Because life is a series of edits

The Irrelevance of Relevance

In Books, Humanity, Writers on July 14, 2006 at 10:02 am

I’d always heard about (and wanted to read for some time) Henri Nouwen’s In the Name of Jesus: Reflections on Christian Leadership, a book about Nouwen’s life and ministry working with the mentally handicapped after being a priest, as well as a professor at Harvard.

Why the move? Nouwen writes:

“After twenty-five years of priesthood, I found myself praying poorly, living somewhat isolated from other people, and very much preoccupied with burning issues…I woke up one day with the realization that I was living in a very dark place and that the term ‘burnout’ was a convenient psychological translation for a spiritual death…Everyone was saying that I was doing really well, but something inside was telling me that my success was putting my own soul in danger.” (20)

So, he moved to L’Arche, a faith-based community founded by Jean Vanier in France in 1964 “to bring together people, some with developmental disabilities and some without, who choose to share their lives by living together.” Nouwen describes the transition as “from the best and brightest, wanting to rule the world, to men and women who had few or no words and were considered, at best, marginal to the needs of our society.” (22)

In the book, Nouwen struggles with his own sense and desire for relevance:

“Not being able to use any of the skills that had proved so practical in the past was a real source of anxiety. I was suddenly faced with my naked self, open for affirmations and rejections, hugs and punches, smiles and tears, all dependent simply on how I was perceived at the moment. In a way, it seemed as though I was starting my life all over again. Relationships, connections, reputations could no longer be counted on.” (28)

In a one-year-past kind of way, I resonate with Nouwen’s experience, remembering back to our first summer here at Covenant and being, for the most part, unknown to so many. Gone were the twelve years of ministry and memories with The Navigators; in their place were fears of what others might think of me (or perhaps more honestly, fears of whether people would even think of me at all). I went through this crisis of anonymity for most of the summer, reliving it with every new introduction. It was awful and yet needed, as I realized how so much of who I was could (still) be wrapped up in other people’s perspectives of who I was. It was junior high all over again, and I had made the mistake of believing I had graduated.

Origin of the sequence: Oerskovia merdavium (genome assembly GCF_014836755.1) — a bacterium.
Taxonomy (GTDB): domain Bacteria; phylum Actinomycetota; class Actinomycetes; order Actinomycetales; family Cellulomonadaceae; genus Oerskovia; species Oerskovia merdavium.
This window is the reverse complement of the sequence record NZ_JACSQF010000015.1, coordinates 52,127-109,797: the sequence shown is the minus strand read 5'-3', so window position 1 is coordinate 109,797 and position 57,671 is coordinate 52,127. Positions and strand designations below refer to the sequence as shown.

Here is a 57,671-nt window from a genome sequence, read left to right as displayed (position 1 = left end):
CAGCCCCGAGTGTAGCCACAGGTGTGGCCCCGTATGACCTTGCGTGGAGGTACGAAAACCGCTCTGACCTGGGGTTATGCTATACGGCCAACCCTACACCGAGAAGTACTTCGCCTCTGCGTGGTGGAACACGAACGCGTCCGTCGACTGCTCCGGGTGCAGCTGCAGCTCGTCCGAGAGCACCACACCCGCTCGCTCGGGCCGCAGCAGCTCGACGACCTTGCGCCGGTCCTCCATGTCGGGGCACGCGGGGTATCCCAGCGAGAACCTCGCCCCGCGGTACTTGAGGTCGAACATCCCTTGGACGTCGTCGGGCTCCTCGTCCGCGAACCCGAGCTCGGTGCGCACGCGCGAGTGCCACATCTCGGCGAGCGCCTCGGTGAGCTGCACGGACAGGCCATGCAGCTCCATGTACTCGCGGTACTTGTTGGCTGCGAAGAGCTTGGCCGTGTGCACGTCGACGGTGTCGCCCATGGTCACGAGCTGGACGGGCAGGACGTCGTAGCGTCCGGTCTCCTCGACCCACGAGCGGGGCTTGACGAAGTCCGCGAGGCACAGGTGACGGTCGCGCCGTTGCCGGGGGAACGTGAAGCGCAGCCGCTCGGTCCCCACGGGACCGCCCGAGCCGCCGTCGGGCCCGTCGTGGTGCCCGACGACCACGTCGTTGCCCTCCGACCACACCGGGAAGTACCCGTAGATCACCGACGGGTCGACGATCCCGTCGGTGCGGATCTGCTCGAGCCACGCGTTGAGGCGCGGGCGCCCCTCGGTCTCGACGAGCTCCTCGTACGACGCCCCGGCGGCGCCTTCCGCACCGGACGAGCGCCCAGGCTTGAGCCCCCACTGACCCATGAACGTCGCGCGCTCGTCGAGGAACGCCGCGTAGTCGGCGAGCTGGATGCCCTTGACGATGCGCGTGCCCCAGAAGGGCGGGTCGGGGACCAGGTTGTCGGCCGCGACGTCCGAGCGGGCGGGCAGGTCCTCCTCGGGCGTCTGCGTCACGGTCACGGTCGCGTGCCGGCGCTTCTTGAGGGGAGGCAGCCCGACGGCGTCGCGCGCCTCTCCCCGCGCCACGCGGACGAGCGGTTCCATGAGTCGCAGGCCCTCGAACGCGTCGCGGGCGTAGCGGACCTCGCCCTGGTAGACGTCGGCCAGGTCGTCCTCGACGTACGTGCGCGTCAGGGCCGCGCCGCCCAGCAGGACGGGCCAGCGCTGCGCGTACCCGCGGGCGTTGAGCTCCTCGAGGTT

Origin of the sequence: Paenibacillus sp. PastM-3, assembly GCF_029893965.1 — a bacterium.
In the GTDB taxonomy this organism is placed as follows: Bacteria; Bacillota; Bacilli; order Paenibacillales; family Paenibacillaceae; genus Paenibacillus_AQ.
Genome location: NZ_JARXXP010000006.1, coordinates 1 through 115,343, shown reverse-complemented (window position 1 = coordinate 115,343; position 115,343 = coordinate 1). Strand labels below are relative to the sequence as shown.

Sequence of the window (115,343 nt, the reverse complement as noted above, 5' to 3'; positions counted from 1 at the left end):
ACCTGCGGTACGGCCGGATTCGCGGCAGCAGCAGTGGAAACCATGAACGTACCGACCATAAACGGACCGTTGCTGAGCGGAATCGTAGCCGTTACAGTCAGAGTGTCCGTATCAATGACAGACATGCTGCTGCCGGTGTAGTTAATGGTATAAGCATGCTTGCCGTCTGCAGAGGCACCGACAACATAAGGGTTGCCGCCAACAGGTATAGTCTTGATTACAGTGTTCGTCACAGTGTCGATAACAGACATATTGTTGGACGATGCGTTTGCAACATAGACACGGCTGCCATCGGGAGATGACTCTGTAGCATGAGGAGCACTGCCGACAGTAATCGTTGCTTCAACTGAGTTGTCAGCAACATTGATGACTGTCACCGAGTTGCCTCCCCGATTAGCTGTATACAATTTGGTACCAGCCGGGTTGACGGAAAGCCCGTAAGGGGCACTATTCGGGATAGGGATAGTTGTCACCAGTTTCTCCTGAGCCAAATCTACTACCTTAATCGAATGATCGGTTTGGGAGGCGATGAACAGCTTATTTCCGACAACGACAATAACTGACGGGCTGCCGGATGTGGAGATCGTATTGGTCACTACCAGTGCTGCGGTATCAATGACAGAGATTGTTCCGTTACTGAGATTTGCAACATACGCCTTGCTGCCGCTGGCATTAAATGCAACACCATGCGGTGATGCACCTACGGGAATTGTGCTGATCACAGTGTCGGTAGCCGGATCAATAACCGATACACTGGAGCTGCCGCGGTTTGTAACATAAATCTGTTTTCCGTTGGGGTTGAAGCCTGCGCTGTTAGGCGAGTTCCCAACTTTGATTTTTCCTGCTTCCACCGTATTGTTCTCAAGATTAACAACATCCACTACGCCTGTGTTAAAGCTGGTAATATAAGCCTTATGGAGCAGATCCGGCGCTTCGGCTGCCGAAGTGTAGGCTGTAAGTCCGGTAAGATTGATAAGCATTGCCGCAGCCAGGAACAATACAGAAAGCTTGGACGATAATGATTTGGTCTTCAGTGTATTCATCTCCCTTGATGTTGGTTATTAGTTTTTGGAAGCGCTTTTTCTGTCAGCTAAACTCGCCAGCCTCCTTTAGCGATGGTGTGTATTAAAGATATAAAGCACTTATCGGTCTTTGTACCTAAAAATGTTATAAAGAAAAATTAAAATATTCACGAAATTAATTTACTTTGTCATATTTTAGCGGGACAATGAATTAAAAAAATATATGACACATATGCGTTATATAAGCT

For me, the challenge of relevance has everything to do with the fact that I think I can and should be relevant to the world. This, I suppose, drives my quest to read, to think, to write, to learn. These are all good things in and of themselves, but they become drudgery when I feel I don’t do them enough – read enough, think enough, write enough, learn enough. This “enough” factor should be a diagnostic for me that I’m moving from a healthy to an unhealthy perspective of myself and who God has created and redeemed me to be, namely his child.

As Nouwen chronicles his experience with those at L’Arche, it’s obvious how impacted he was by the acceptance of those in the community and also how little his relevance to them or others counted. Perhaps this is what handicapped people can teach us – that we who are consumed by the quest for relevance are the ones who are sadly but truly handicapped:

“The Christian leader of the future is called to be completely irrelevant and to stand in this world with nothing to offer but his or her own vulnerable self. That is the way Jesus came to reveal God’s love.” (30)

I’m grateful for men like Nouwen who have gone before me in the process and had the courage to share their experience with others. The book is a short one (a booklet, really – only 107 small pages), and a helpful, reflective read that might help see the irrelevance of relevance.

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  1. It’s been too long since I read this book for me to comment with great insight, but I remember feeling conflicted when I read it. There is an essential call to humility that I agree with–a critique of American/Emersonian self-reliance, self-actualization, self-aggrandizement. That was helpful in the book.